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Tashkent Metro

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Police watching the Tashkent Metro


Kosmonavtlar Station, Tashkent Metro

And if you ask me why, it may be related to its possible use as a refuge in case of conflict. The depth of the tunnels varies between 8 and 25 meters and can resist earthquakes of a magnitude of 9.0 on the Richter scale ... or the impact of artillery shells or bombs.

The forbidden attracts, I know from my own experience, but I don't even think about taking the camera off the platform of a station or inside a car. In addition to the fact that there are police on the stairs, you will also find them before passing the access barriers controlling your documentation and bags - “Passport, please? Can you open the backpack? ”- sometimes with a greeting and a smile, sometimes with cold indifference.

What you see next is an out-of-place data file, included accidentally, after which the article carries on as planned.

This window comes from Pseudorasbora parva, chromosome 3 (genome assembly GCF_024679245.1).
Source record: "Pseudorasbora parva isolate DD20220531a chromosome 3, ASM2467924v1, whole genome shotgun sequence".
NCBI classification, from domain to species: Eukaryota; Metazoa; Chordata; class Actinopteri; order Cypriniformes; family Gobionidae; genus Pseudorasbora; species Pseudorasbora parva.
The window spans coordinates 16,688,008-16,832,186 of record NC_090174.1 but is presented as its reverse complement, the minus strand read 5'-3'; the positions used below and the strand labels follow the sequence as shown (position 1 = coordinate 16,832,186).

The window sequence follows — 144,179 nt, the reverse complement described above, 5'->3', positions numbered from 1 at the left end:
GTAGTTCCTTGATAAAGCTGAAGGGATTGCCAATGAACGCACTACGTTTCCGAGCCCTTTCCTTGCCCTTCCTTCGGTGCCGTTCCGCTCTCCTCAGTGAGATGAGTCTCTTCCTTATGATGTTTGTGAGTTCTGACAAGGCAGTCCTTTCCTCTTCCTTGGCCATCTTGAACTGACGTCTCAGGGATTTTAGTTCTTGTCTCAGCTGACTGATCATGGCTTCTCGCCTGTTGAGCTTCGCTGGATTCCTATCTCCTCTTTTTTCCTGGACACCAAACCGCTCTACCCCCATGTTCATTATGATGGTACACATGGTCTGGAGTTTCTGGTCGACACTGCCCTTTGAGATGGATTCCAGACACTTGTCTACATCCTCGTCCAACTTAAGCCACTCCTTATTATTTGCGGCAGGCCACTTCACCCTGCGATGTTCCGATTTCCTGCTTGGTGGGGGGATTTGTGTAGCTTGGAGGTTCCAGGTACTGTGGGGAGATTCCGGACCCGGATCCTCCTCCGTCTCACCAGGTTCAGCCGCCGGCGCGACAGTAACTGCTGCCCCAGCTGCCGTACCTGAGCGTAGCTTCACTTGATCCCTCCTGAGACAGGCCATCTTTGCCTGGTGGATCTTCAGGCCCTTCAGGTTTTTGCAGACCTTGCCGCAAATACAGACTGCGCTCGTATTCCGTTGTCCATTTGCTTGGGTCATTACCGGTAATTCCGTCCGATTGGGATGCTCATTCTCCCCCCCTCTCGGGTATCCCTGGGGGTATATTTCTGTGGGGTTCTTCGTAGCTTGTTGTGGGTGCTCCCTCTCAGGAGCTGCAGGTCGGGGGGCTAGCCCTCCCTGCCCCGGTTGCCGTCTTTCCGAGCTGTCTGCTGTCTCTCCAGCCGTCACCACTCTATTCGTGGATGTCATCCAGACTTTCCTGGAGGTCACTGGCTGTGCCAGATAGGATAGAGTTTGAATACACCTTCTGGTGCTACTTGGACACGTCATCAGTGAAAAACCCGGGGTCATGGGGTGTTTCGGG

And in case the “No Photos” posters create any doubt, always there is at least one police or Metro employee walking on the platforms, watching that the law is fulfilled.

I have not asked, nor wanted to find out, if the consequences of breaking it are a simple warning and deletion of photos, confiscation of the camera or even, and most likely, a fine - or bribe - added to the above. Although on the border of Uzbekistan with Tajikistan I was too close to my liking to find out the seriousness with which the infractions are taken.

Kosmonavtlar Station, Tashkent Metro

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